10 Things I’m Afraid of as a New Marathon Runner

This week Fiona and I swapped blogs. On her blog you can find a post I wrote all about what you should be afraid of as a newbie marathoner. On my blog below, you can find her view, as a first time marathoner, on what she is afraid of.  You can find Fiona, aka Scallywag, at her blog Scallywag Sprints on her twitter account, or on her facebook page.

10 Things I’m Afraid of as a New Marathon Runner

 

Hey, I’m Fiona, also known as Scallywag. I’ve never raced a marathon before, and am signed up for my first in 2016. The marathon distance is a fearsome opponent, and whilst I intend for us to go head to head on May 29th, there are some things I’m very afraid of. This list starts with my tongue-in-cheek concerns and quickly veers off into dark and deep territory…

 

I’m afraid of:

 

Learning to run without music: I likely will take music to Liverpool, but I really think I should learn run without it. Firstly because for paced runs it’s good to focus on your footfall, breathing, and pace. Secondly because I feel I could really use it in the later stages of the race to provide a proper boost. That will only work if I don’t use it all the time. But I have almost never run without music. The few times I have it’s because I forgot to charge my iPod, or some eejit ‘borrowed’ it. I’m not sure who I am as a runner without Tay Tay Swiftie…

 

Eating the amount of food meant for a small city: I didn’t sign up to a marathon to lose any weight. I’m aware long, long distance running is hardly the technique for Biggest Loser-style transformations, and it definitely isn’t my focus. However I’m already heavy for a runner and I’d rather not be a stone heavier by race day. Additionally, for climbing I’d like to stay solid, or even go further towards the leaner side. I know after long runs, my brain will basically be speaking with the voice of the cookie monster. I need smart food choices that can be prepared fast after those runs. I fear trying to carry around the equivalent of a mini fridge on the day. That shit is for charitable people.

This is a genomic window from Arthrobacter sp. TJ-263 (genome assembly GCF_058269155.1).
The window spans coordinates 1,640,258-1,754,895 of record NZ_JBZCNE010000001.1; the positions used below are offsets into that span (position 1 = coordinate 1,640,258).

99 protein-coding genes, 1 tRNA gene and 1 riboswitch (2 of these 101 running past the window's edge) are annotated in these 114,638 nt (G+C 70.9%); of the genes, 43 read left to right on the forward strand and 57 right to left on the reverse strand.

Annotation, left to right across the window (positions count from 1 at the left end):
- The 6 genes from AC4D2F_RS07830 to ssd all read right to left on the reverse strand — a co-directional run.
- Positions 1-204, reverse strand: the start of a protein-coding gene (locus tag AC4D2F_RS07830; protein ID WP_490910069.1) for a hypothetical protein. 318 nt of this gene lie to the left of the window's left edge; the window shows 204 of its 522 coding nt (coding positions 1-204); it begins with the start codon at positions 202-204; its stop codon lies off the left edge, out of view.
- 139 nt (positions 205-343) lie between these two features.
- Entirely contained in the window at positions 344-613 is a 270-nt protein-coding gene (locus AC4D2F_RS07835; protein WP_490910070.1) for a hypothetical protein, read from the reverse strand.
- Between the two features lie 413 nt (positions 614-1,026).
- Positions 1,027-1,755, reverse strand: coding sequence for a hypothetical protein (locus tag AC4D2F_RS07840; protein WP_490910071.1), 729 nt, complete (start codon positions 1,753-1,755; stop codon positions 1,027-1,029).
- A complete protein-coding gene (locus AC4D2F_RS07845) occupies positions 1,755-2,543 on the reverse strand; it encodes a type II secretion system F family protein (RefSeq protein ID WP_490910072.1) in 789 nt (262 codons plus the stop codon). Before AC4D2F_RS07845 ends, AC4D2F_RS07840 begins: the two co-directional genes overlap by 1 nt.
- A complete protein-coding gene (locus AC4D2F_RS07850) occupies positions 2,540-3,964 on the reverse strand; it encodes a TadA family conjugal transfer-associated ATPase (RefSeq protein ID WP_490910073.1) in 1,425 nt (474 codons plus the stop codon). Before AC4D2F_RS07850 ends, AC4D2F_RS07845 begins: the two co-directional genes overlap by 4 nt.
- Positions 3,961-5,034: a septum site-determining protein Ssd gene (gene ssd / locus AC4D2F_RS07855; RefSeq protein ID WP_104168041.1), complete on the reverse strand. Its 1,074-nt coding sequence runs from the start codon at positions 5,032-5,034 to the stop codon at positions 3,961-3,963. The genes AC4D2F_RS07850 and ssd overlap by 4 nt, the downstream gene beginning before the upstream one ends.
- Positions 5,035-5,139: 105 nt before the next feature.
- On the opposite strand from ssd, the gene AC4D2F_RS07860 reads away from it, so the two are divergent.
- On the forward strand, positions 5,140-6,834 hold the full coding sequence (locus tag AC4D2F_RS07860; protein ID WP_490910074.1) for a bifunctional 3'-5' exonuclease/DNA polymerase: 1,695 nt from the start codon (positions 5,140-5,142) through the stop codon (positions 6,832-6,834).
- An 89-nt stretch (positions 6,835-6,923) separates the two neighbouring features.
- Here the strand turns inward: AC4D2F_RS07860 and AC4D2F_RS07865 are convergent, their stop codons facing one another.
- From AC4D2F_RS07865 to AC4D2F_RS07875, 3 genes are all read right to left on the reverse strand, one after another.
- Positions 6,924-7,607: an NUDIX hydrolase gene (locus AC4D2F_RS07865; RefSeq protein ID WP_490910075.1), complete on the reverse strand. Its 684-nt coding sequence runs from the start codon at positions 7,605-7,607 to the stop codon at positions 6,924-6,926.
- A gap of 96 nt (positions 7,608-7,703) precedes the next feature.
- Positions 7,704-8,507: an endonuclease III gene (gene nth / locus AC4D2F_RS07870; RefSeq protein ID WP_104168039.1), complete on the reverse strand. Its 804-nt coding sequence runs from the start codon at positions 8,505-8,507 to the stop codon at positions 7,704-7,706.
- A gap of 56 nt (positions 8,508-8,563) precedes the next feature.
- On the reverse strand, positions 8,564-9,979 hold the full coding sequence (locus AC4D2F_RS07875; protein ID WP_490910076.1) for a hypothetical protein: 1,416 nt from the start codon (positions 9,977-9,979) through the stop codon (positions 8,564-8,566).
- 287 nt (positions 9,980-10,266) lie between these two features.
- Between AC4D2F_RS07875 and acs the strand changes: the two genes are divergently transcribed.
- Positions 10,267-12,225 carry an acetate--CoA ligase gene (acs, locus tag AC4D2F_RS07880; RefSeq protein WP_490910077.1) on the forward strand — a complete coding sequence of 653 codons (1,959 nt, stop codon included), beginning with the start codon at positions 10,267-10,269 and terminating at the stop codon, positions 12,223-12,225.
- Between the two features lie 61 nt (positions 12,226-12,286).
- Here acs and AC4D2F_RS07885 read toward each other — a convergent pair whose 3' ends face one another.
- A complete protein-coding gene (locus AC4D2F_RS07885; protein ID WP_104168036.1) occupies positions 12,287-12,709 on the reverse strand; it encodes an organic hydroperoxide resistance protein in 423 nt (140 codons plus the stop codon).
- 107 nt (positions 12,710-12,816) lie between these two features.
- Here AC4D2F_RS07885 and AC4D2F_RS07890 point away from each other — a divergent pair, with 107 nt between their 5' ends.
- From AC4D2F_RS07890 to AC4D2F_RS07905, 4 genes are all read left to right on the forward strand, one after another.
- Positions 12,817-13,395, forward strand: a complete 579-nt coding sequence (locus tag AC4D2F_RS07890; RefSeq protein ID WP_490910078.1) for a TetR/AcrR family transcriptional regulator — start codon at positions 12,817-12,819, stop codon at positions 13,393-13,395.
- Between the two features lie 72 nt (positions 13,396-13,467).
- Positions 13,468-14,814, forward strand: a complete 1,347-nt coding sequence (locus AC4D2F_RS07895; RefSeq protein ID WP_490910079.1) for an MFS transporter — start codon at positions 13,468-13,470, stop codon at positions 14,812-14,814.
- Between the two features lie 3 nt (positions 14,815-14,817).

Losing my social life: This will happen. I mean, I’m a PhD student, it already has. But it will get worse. I’m quite nervous about the damage that this will do to my relationship. And all my friendships. And to even my work colleagues. There is only so many times that people can bear hearing the smug reply, “Sorry, I’m going a run at lunchtime”. All the early mornings to wake up the SO. All of the sneaking away from drinks early. To everyone- I am so sorry. I do love you really. I just really want to do this. 

 

The chafing, oh god the chafing: I’ve seen some pretty bad chafing after 3 mile runs. Unless I keep the Vaseline close at hand, I don’t dare think of what that could be like after 15 or 26. I fully expect many sports bras and shorts that I have trusted for years to start failing me entirely. I once wept in the shower after doing a two day canoe trip. The chafing around my neck from the lifejacket was on fire. I hope it isn’t like that. 

 

That I will go out too fast: Isn’t this the eternal worry? That despite my best intentions I will get caught up in the moment and fly through the crowds like wing-footed Hermes at the start, only to be kicked in the teeth by the mile 12 hill. I can’t afford to do this and I know I have a tendency to think I’m making up time I can slow on later. Much research and experience shows this is a shit plan. I’m going to be really tough with myself and force a plod for at least the first 5 miles. 

 

I’ll get the fuelling all wrong: At least going out too fast is entirely my fault, but fuelling is scarily unpredictable. I mean, yesterday I vomited for no fecking reason. On marathon day you have your dinner the night before, your breakfast, your gels/food, and your sports drink to worry about. I have been very sick in a race before from incorrect fuelling (Edinburgh half, it was very hot and I overdid it with the food and drinks). I didn’t enjoy the reverse-smoothie vomiting effect produced by the mix of tropical gels, lemon and lime nuun, and porridge. And it didn’t exactly do wonders for my time either.